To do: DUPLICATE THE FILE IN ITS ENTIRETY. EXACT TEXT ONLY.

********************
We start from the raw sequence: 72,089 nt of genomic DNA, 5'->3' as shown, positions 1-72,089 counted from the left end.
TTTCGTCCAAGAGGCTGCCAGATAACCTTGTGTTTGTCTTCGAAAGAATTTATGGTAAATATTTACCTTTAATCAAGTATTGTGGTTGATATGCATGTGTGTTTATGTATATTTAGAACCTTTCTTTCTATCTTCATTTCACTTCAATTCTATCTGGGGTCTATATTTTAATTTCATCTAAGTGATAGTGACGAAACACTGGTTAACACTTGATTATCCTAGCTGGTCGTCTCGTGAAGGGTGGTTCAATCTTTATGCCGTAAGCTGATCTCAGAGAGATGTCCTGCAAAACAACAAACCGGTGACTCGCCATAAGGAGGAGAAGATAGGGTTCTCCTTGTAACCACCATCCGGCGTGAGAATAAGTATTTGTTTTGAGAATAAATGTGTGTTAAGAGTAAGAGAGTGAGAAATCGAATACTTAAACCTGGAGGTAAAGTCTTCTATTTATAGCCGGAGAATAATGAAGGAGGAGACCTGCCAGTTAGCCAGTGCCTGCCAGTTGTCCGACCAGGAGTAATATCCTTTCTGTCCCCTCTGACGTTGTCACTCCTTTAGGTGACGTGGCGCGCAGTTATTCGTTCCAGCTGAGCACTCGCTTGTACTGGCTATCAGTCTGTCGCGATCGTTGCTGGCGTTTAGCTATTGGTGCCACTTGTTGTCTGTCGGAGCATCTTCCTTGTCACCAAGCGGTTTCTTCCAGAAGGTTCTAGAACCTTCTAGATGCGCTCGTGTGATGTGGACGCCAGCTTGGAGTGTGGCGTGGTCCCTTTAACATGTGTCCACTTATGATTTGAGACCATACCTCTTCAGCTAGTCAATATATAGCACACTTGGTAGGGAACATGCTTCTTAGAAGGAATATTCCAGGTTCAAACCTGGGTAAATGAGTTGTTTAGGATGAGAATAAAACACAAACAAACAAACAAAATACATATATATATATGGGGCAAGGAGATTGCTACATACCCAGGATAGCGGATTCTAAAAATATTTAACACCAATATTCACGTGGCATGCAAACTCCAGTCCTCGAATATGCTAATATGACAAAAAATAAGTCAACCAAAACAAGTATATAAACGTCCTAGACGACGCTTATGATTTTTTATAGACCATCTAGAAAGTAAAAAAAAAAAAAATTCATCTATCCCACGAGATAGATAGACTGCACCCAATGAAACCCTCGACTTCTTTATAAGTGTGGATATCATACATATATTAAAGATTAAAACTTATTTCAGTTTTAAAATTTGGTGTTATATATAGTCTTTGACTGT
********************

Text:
We start from the raw sequence: 72,089 nt of genomic DNA, 5'->3' as shown, positions 1-72,089 counted from the left end.
TTTCGTCCAAGAGGCTGCCAGATAACCTTGTGTTTGTCTTCGAAAGAATTTATGGTAAATATTTACCTTTAATCAAGTATTGTGGTTGATATGCATGTGTGTTTATGTATATTTAGAACCTTTCTTTCTATCTTCATTTCACTTCAATTCTATCTGGGGTCTATATTTTAATTTCATCTAAGTGATAGTGACGAAACACTGGTTAACACTTGATTATCCTAGCTGGTCGTCTCGTGAAGGGTGGTTCAATCTTTATGCCGTAAGCTGATCTCAGAGAGATGTCCTGCAAAACAACAAACCGGTGACTCGCCATAAGGAGGAGAAGATAGGGTTCTCCTTGTAACCACCATCCGGCGTGAGAATAAGTATTTGTTTTGAGAATAAATGTGTGTTAAGAGTAAGAGAGTGAGAAATCGAATACTTAAACCTGGAGGTAAAGTCTTCTATTTATAGCCGGAGAATAATGAAGGAGGAGACCTGCCAGTTAGCCAGTGCCTGCCAGTTGTCCGACCAGGAGTAATATCCTTTCTGTCCCCTCTGACGTTGTCACTCCTTTAGGTGACGTGGCGCGCAGTTATTCGTTCCAGCTGAGCACTCGCTTGTACTGGCTATCAGTCTGTCGCGATCGTTGCTGGCGTTTAGCTATTGGTGCCACTTGTTGTCTGTCGGAGCATCTTCCTTGTCACCAAGCGGTTTCTTCCAGAAGGTTCTAGAACCTTCTAGATGCGCTCGTGTGATGTGGACGCCAGCTTGGAGTGTGGCGTGGTCCCTTTAACATGTGTCCACTTATGATTTGAGACCATACCTCTTCAGCTAGTCAATATATAGCACACTTGGTAGGGAACATGCTTCTTAGAAGGAATATTCCAGGTTCAAACCTGGGTAAATGAGTTGTTTAGGATGAGAATAAAACACAAACAAACAAACAAAATACATATATATATATGGGGCAAGGAGATTGCTACATACCCAGGATAGCGGATTCTAAAAATATTTAACACCAATATTCACGTGGCATGCAAACTCCAGTCCTCGAATATGCTAATATGACAAAAAATAAGTCAACCAAAACAAGTATATAAACGTCCTAGACGACGCTTATGATTTTTTATAGACCATCTAGAAAGTAAAAAAAAAAAAAATTCATCTATCCCACGAGATAGATAGACTGCACCCAATGAAACCCTCGACTTCTTTATAAGTGTGGATATCATACATATATTAAAGATTAAAACTTATTTCAGTTTTAAAATTTGGTGTTATATATAGTCTTTGACTGT